Microsoft’s acquisition of Activision, announced in January of this year, is undergoing regulatory processes around the world, including in Brazil. And although the Xbox and Playstation brands are in a healthy dispute on social networks, the Administrative Council for Economic Defense, CADE, has revealed that, in fact, the console war is going on behind the scenes.
Documents released by the regulator on a public consultation on the impact of Microsoft’s acquisition of Activision show that Sony is uncomfortable and that the process is not viewed well by the Japanese. Microsoft, on the other hand, defends itself by claiming that the PlayStation owner is engaging in unfair competition.
Due to Brazil’s law on access to information, the procurement regulation process of companies operating in the national territory must be public and approved by CADE, and therefore companies operating in a certain economic area are informed of their intentions and market views.
Activision Blizzard’s acquisition in January sparks controversy in the gaming market in Brazil and around the world – Photo: Activision Reproduction
The process has already heard from several companies operating in the national market such as Bandai Namco, Ubisoft, Riot Games, Nuuvem, Google and others about how this acquisition could affect the market.
Sony was the only company to object to the acquisition, saying that Call of Duty, which is in Activision’s portfolio, is an “essential game” for its business because there is no competition.
In a letter sent to CADE in July, Sony explained that “Call of Duty is so popular that it influences consumers’ choice of console, and its network of loyal users is so embedded that if a competitor had the budget to create a similar product, it would not be able to compete.”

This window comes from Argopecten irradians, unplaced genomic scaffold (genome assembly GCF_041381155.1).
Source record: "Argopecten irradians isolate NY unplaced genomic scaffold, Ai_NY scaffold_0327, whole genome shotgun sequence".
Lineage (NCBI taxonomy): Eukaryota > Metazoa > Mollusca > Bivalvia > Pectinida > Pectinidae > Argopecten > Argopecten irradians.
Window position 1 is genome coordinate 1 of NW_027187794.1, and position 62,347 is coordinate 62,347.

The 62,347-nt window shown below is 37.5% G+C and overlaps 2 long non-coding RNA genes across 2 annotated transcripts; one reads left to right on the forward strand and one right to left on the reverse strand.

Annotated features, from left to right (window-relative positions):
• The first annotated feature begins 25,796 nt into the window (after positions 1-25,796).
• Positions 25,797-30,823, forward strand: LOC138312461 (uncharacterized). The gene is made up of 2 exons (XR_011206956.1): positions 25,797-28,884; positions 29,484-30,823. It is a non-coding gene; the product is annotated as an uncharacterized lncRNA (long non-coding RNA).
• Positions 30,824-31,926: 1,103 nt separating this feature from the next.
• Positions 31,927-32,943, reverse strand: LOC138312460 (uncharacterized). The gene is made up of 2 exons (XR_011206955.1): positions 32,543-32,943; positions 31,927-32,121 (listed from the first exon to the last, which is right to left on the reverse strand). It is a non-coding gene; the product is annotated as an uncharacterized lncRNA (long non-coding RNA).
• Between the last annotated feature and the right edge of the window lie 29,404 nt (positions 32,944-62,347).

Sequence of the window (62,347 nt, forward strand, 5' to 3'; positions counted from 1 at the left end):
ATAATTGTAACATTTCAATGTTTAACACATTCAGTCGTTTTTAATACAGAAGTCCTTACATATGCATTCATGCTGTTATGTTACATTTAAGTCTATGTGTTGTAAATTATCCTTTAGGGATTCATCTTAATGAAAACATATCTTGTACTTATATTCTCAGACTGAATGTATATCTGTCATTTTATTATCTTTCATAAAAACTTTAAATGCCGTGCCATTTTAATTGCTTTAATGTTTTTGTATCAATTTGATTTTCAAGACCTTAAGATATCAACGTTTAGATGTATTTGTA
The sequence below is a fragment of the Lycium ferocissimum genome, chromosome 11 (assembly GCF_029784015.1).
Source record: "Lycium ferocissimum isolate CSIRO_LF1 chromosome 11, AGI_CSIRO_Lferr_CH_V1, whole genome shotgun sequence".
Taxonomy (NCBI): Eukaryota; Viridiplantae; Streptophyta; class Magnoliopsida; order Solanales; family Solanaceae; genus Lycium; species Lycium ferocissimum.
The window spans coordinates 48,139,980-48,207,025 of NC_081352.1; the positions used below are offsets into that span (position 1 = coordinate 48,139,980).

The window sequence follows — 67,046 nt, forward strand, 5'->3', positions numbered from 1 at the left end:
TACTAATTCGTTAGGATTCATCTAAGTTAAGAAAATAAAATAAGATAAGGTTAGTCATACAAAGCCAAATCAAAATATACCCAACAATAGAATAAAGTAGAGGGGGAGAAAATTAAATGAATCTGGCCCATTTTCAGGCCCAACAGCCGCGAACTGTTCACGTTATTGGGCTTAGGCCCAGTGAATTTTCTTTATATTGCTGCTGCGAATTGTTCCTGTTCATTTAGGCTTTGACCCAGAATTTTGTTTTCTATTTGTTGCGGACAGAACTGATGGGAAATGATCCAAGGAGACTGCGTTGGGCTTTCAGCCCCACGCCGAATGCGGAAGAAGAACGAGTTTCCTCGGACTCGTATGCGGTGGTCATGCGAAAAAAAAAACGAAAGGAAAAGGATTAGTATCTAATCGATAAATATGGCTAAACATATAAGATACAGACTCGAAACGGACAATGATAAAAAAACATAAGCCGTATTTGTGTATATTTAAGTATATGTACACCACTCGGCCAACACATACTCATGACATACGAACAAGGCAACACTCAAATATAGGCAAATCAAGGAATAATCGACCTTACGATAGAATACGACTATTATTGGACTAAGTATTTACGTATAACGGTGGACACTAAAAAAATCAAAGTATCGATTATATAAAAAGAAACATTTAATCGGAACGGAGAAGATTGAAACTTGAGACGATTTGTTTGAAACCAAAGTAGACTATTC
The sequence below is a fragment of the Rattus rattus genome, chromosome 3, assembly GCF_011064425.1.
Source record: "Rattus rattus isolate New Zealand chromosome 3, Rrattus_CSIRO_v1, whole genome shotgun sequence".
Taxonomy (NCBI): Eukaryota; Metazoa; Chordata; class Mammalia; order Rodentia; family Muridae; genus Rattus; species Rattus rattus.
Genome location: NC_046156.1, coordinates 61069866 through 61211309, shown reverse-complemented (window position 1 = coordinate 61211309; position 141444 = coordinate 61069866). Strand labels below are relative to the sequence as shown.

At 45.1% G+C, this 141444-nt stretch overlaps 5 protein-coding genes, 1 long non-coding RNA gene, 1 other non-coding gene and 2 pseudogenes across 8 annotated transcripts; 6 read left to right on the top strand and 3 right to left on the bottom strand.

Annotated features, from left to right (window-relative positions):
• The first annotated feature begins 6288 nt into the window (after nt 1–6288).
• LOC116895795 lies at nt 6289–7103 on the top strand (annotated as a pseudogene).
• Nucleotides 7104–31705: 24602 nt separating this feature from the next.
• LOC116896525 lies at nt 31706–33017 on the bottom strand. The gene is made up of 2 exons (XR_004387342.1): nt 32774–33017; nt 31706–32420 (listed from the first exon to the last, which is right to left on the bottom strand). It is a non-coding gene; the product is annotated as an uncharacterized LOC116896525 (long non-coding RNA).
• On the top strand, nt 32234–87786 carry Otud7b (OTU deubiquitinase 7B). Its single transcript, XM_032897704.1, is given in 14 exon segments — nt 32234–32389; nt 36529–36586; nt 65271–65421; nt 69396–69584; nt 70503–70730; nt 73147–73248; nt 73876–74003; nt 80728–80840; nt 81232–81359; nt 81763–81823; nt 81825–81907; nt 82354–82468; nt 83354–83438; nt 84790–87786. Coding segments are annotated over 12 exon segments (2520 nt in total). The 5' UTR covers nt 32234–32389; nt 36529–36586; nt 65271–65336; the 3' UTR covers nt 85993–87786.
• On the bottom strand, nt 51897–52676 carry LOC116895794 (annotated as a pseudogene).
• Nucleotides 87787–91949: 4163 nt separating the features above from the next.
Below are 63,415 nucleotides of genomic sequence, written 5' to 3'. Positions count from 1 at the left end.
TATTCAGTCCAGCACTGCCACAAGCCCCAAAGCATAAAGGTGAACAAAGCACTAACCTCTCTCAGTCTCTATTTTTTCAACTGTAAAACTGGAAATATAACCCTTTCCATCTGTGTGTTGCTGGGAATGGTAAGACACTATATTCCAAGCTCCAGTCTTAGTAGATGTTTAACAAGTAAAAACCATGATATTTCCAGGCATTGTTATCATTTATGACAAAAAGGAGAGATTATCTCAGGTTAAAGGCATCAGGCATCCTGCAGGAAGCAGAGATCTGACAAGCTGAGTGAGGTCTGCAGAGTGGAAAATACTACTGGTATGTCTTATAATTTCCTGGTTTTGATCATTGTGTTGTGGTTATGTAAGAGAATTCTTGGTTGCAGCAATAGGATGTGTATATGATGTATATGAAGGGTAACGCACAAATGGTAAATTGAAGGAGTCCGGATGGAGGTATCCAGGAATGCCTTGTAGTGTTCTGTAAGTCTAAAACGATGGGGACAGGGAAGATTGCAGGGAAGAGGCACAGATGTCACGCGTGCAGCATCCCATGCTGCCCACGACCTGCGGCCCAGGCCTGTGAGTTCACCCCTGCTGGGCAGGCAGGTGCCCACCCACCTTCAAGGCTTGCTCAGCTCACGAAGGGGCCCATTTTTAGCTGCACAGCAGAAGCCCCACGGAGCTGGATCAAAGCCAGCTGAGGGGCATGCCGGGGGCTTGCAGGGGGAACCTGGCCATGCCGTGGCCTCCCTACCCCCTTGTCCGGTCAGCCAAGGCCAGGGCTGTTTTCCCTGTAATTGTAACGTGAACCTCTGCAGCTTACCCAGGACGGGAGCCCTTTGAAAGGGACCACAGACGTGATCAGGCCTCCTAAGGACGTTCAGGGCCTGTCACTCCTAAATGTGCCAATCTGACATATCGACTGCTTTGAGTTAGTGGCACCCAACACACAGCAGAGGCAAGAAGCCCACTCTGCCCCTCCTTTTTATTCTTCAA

The Japanese also talks about what Call of Duty represents for the entertainment market, saying in his petition that “according to a 2019 study: “The importance of Call of Duty to entertainment in general is indescribable. The brand was the only video game IP to break into the top 10 of all entertainment brands among fanatics, joining such powerhouses as Star Wars, Game of Thrones, Harry Potter and Lord of the Rings.”
Game Pass is a point of concern for Sony – Photo: Microsoft Reproduction
Thus, Sony’s defense claims that “Call of Duty is so entrenched that no competitor – no matter how relevant – can catch up.”
In addition, Sony accuses Microsoft of creating the subscription plan as a market dominance strategy, in addition to its various studio acquisitions in recent years. “One of the reasons why Microsoft’s Game Pass has grown so quickly is that since 2017, Microsoft has acquired a number of third-party studios, including Double Fine, Obsidian Entertainment, Ninja Theory and Bethesda, and added their content to Game Pass in . The acquisitions gave Microsoft a greater body of content—even without Activision games. Adding Activision games to that content would be a game changer.”
Sony’s defense also points to the rapid growth of Game Pass and that in Brazil the service takes up to 80% of the game subscription market. “Over the past five years, Microsoft’s Game Pass has grown to capture approximately 60-70% of the global subscription services market. This share is even larger in Brazil, where Game Pass represents approximately 70-80% of PC subscription services.”
Last Wednesday (10), CADE published Microsoft’s response to Sony’s positioning, accusing the Japanese manufacturer of being forced to compete with its current business model by introducing subscription services such as Game pass.
The Call of Duty franchise is a sensitive subject for Sony – Photo: Disclosure/Activision